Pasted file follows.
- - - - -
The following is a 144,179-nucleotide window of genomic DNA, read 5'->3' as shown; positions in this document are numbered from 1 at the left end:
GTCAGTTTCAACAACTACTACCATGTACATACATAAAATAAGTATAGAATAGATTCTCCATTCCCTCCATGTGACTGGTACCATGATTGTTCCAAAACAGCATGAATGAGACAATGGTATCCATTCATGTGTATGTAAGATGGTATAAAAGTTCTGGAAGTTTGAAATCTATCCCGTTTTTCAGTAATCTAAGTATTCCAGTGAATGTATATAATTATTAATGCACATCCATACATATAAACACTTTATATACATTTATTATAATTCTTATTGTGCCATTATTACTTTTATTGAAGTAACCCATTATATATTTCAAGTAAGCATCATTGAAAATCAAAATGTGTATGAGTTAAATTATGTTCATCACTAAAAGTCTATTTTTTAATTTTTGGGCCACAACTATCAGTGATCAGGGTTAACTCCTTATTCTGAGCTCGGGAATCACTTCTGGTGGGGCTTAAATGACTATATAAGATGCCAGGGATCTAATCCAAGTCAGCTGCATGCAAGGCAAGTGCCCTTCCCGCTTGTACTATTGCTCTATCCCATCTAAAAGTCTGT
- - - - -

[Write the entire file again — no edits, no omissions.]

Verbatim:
The following is a 144,179-nucleotide window of genomic DNA, read 5'->3' as shown; positions in this document are numbered from 1 at the left end:
GTCAGTTTCAACAACTACTACCATGTACATACATAAAATAAGTATAGAATAGATTCTCCATTCCCTCCATGTGACTGGTACCATGATTGTTCCAAAACAGCATGAATGAGACAATGGTATCCATTCATGTGTATGTAAGATGGTATAAAAGTTCTGGAAGTTTGAAATCTATCCCGTTTTTCAGTAATCTAAGTATTCCAGTGAATGTATATAATTATTAATGCACATCCATACATATAAACACTTTATATACATTTATTATAATTCTTATTGTGCCATTATTACTTTTATTGAAGTAACCCATTATATATTTCAAGTAAGCATCATTGAAAATCAAAATGTGTATGAGTTAAATTATGTTCATCACTAAAAGTCTATTTTTTAATTTTTGGGCCACAACTATCAGTGATCAGGGTTAACTCCTTATTCTGAGCTCGGGAATCACTTCTGGTGGGGCTTAAATGACTATATAAGATGCCAGGGATCTAATCCAAGTCAGCTGCATGCAAGGCAAGTGCCCTTCCCGCTTGTACTATTGCTCTATCCCATCTAAAAGTCTGT